By Carrie Tinsley of Carrie On, Y’all
If you are an HGTV fan (I am obsessed), then you’ve no doubt been alerted to the tiny house craze that is sweeping the country. Nomads and down-sizers everywhere are selling their suburban sprawls and moving into the most adorably constructed dwellings on the planet.
I’m not gonna lie. As a non-cleaner, I’m on board the less-to-clean train. I would love to relive the childlike fantasy of cute little reading corners and cozy tiny places to curl up and have my own space.
And then reality comes crashing in. Reality is my husband, three kids and a golden retriever. We also have a cat, but I think she’s way too smart to stuff herself into a tiny house with the rest of us crazies.
I know that my family is not what tiny home builders envision when they’re designing tiny dream homes. But I can’t help wondering what life looks like for a family in less than 400 square feet. Here is how I picture living in a tiny house with my family. (Your family might get along just peachy in a tiny house, but mine? Nah.)
1. A nightmare sleeping arrangement. Our party of five would be stuffed into a tiny house like sardines. Where would we all sleep? Would we ever sleep again? When my husband starts snoring, where is our escape? Nowhere, that’s where. Welcome to snore-induced insomnia and lots of “he kicked me,” “she stole the covers,” and “Mooooooooommmm!!!”
2. One TINY bathroom. I haven’t seen any two-bath tiny homes, and when nature calls, you answer. Where would I hide from my kids when I need a break? What if you’re the next person to go after a particularly productive potty trip? What if your potty trip stinks up the whole tiny house and everyone has to go into the yard while the air clears? I have visions of the neighbors asking if we are okay, and one of the kids replying that we are fine, but someone in our family really had to poop.
3. Constant tiny laundry. Right now in a normal-sized house, I do bazillions of loads of laundry per week. I can only imagine the extra fun of a tiny washer and dryer. It would probably feel like doing laundry in a soup pot.
4. Toys. Yes, we would downsize the toys, which would be awesome. Do I believe that, with fewer toys, my kids would automatically clean up after themselves? Not for a minute. If there are nooks and crannies, my kids would find them and stick toys in them. Barbie in the refrigerator? Check. Matchbox cars on the tiny stairs? Child’s play.
5. Teen/tween angst in 200 square feet. We are rapidly approaching the tween years in my house, and nothing sounds more awesome than having a screaming, eye-rolling, texting hormone-machine who can’t find solitude in the tiny house. No matter how much your family loves each other, just…no. She would want to get away almost as much as we would regret not springing for the extra 100 square feet.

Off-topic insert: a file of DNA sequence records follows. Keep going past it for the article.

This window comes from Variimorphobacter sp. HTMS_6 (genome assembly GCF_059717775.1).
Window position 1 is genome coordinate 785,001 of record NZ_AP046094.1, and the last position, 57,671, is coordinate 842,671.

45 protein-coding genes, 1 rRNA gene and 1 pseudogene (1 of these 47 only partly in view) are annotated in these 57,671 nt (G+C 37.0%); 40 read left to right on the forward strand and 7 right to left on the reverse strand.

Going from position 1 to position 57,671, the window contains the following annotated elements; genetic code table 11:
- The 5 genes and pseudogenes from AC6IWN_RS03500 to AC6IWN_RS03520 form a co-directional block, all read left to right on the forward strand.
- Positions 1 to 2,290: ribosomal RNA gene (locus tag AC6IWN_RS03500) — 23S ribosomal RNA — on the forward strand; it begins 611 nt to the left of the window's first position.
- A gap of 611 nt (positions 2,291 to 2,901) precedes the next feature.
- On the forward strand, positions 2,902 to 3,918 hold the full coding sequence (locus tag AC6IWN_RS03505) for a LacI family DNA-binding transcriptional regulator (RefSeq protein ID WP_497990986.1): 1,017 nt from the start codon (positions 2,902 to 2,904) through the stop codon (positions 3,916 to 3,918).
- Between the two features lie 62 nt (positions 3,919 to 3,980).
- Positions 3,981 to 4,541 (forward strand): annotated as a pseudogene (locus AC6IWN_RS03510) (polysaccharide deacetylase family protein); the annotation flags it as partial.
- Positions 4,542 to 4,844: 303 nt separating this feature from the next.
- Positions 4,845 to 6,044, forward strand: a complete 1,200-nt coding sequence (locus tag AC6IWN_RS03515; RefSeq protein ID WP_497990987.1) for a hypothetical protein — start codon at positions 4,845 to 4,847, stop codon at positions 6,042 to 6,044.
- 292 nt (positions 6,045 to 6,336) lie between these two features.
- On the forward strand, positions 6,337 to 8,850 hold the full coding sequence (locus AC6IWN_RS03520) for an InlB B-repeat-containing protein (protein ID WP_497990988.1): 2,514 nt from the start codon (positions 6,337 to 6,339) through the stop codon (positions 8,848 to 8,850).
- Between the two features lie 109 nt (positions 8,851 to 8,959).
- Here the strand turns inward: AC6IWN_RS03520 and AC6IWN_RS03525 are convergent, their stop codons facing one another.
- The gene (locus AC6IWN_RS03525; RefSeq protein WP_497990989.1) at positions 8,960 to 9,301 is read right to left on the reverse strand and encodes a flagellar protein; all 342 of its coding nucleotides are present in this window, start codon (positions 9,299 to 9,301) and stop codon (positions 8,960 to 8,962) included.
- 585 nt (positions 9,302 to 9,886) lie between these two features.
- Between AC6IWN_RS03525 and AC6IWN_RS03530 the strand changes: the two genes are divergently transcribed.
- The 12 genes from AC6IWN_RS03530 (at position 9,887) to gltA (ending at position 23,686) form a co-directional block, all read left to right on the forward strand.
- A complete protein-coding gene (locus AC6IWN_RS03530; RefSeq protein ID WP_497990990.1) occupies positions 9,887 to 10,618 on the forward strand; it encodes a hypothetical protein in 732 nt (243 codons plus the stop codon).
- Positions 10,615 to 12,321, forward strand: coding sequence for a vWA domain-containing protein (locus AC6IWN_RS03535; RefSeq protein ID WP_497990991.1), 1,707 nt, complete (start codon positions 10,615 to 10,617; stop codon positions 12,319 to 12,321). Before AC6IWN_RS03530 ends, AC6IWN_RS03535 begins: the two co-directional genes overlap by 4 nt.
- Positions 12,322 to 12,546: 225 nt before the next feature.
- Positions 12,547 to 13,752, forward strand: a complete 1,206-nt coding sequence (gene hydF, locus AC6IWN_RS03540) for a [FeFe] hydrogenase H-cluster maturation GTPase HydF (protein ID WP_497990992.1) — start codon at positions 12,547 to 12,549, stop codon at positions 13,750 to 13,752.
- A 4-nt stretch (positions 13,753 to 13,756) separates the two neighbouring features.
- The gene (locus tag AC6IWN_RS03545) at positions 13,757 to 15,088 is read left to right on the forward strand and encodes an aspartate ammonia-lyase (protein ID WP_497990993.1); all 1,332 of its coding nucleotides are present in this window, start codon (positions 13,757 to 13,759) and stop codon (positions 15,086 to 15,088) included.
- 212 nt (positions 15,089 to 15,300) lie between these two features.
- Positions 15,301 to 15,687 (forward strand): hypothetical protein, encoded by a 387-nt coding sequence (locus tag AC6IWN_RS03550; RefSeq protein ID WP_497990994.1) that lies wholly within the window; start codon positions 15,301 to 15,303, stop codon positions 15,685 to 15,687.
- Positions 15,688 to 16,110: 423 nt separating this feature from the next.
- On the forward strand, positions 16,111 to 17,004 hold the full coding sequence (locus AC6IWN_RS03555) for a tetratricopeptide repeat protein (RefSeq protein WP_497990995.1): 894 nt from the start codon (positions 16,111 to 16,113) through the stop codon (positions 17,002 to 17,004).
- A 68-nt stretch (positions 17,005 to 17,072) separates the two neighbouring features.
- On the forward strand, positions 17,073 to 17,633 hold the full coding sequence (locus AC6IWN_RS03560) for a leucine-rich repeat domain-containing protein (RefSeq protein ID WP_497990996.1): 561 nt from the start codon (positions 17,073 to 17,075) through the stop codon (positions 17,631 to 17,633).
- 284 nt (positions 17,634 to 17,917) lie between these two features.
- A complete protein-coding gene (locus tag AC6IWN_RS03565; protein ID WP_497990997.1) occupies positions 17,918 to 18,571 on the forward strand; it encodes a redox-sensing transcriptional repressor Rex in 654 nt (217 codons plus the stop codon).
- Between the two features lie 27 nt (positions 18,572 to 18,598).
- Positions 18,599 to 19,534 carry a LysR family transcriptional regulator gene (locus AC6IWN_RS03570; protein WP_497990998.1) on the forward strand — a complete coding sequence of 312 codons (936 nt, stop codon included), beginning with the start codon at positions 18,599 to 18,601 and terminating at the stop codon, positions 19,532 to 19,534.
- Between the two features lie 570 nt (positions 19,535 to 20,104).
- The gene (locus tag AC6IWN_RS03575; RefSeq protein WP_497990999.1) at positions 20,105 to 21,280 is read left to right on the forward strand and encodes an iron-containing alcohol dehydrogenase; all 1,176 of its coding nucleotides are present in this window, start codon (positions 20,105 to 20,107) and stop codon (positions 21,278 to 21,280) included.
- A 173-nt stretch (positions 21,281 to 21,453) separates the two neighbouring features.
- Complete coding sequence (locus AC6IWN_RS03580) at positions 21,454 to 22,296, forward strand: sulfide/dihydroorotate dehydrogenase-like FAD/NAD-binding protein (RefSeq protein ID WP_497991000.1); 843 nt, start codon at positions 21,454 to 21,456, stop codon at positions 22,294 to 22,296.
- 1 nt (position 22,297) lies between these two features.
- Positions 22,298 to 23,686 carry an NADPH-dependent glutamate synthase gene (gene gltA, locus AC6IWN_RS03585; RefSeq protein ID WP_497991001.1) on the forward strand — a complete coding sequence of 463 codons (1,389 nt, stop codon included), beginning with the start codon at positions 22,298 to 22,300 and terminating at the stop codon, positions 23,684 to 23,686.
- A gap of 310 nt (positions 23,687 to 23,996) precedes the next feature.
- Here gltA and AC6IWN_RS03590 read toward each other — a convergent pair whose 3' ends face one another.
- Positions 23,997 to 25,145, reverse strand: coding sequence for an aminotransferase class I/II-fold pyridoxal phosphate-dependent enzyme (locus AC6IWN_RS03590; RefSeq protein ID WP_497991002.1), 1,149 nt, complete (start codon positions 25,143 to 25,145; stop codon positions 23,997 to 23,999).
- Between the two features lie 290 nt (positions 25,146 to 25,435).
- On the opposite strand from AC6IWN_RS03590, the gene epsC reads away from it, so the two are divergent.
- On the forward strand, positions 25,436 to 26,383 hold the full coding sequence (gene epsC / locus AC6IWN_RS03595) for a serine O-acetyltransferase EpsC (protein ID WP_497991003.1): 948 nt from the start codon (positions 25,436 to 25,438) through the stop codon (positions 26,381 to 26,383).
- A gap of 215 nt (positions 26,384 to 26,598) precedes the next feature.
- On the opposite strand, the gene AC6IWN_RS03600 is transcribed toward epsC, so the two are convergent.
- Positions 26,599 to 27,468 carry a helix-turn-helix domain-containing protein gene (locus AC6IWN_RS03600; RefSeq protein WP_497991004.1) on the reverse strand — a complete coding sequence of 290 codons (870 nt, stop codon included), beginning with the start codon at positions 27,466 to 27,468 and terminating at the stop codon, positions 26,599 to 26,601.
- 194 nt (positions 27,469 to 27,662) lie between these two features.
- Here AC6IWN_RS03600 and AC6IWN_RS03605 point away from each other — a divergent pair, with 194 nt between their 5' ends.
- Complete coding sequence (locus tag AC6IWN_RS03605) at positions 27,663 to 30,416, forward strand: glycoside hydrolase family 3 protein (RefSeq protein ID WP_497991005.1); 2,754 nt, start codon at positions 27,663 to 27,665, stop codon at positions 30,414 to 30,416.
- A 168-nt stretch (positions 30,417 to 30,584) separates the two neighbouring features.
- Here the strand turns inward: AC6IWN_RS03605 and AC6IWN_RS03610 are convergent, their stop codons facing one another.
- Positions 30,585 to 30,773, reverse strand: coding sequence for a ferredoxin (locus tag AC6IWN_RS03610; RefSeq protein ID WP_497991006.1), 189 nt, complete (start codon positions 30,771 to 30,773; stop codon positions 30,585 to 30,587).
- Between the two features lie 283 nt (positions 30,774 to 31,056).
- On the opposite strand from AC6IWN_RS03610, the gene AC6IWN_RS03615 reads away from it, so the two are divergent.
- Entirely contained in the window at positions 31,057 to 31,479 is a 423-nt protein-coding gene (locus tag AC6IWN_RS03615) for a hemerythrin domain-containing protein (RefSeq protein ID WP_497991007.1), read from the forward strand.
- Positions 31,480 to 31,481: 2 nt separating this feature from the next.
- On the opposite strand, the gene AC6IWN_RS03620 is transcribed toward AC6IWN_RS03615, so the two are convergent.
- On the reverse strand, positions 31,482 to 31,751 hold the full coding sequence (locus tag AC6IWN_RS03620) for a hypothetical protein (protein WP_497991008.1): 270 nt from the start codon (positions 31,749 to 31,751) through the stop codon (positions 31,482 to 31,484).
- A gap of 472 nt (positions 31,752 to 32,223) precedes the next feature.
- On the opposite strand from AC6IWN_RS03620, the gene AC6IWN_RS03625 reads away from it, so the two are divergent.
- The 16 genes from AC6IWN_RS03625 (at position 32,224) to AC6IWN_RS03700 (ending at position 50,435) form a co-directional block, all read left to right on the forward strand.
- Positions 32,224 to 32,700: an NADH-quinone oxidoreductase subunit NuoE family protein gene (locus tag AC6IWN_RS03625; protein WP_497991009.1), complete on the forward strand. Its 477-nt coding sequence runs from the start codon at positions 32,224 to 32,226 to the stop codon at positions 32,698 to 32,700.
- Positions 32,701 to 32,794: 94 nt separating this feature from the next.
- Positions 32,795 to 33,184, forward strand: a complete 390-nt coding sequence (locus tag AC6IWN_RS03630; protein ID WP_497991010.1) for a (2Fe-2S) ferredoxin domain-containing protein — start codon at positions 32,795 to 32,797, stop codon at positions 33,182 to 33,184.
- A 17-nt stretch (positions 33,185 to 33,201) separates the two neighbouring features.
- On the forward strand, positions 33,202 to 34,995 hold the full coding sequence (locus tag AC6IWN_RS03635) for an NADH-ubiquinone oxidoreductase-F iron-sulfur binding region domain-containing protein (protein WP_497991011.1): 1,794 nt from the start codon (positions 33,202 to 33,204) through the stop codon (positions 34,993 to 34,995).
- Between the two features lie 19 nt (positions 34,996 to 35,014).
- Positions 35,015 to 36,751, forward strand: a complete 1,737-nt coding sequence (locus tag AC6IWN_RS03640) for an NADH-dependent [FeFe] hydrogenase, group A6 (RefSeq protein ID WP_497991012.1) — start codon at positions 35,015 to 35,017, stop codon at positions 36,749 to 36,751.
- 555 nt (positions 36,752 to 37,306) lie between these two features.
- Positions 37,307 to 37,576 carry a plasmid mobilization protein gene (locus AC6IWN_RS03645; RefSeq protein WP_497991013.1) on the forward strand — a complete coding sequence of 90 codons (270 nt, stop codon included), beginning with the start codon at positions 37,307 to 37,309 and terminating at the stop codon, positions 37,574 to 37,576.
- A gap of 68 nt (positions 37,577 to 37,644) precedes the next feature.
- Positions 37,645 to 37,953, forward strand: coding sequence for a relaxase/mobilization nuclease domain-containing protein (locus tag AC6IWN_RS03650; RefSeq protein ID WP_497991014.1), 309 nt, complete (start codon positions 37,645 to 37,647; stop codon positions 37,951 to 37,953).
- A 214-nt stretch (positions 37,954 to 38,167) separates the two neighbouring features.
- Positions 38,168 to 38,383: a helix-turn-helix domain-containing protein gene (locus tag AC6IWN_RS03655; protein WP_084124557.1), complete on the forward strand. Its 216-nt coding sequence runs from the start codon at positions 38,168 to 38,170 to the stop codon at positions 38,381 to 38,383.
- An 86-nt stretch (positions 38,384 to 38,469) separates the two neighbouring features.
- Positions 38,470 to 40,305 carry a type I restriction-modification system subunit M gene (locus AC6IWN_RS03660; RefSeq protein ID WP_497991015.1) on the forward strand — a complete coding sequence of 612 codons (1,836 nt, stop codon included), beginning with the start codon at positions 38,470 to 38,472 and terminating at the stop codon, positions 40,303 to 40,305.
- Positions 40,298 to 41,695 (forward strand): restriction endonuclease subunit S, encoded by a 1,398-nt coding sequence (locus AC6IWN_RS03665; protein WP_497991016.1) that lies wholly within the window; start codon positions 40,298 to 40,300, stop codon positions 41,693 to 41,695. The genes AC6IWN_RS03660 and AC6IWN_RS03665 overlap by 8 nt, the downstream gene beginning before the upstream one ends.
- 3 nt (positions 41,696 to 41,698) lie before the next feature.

6. Cooking/eating. I have a hard time believing that some kid won’t get burned from a hot pot or something coming out of the oven in a tiny kitchen. If I can actually complete a meal without sending someone to the emergency room, where would five people sit down to eat? No tiny house has dining space for five. And our dog needs to be under the table to catch scraps. Do tiny houses have dishwashers?
7. The great TV debate. My assumption is that our tiny house would only have space for one TV, maybe two. With afternoons full of cartoons and kid shows, we really want to watch somebody solve a murder or find out the next trashy thing that happened on Nashville. Adult shows are difficult to watch while the kids are ten feet away, asking if that was a gunshot.
8. Closet space. I’m not some rabid fashionista, but we have clothes. We may have to drag a tiny trailer behind our tiny house as a closet for five people. I could use my tiny house as an excuse to only wear comfy athleisure items, which sounds pretty amazing actually.
9. Hangin’ with the Hubs. When the Hubs and I are ready to Netflix and chill, I’m pretty sure that I don’t want to have the birds and bees discussion with the kids because we couldn’t find time or space to be alone in our tiny house’s open loft master bedroom. Do we send the kids outside and say, “If the tiny house is rockin’, don’t come a-knockin’?” Didn’t think so.
10. Excessive togetherness. I love my family. “Love” is an understatement. I adore them. But we have camped together, and after a day or two of close-quartered good old-fashioned family fun, our nerves get a little raw. And by raw, I mean that my husband tells the kids that the first one who talks on the 3-hour ride home is getting left at the next gas station. In short, there can be too much of a good thing.
Will we move into a tiny house with our three children any time soon? Um, no. I wonder though…as the kids move away and we get older, could we downsize this way? Would we drive each other crazy in this tininess? Not sure. Maybe I’ll hit the AirBNB website to stay in one for the weekend.
This post was originally published on Carrie On, Y’all.
About the Author
Three years ago, Carrie Tinsley “retired” from teaching high school English and decided to stay home to heat chicken nuggets, occasionally fold laundry, and become the world’s worst housekeeper. Though she can’t be trusted with paint or scissors, Carrie gets her three kids where they need to be on most days. She loves audio books, alcohol, and writing sometimes-sweet/sometimes-sassy posts on parenting, teaching, and other fun stuff at Carrie On Y’all. You can also follow her on Facebook, Twitter, or Instagram.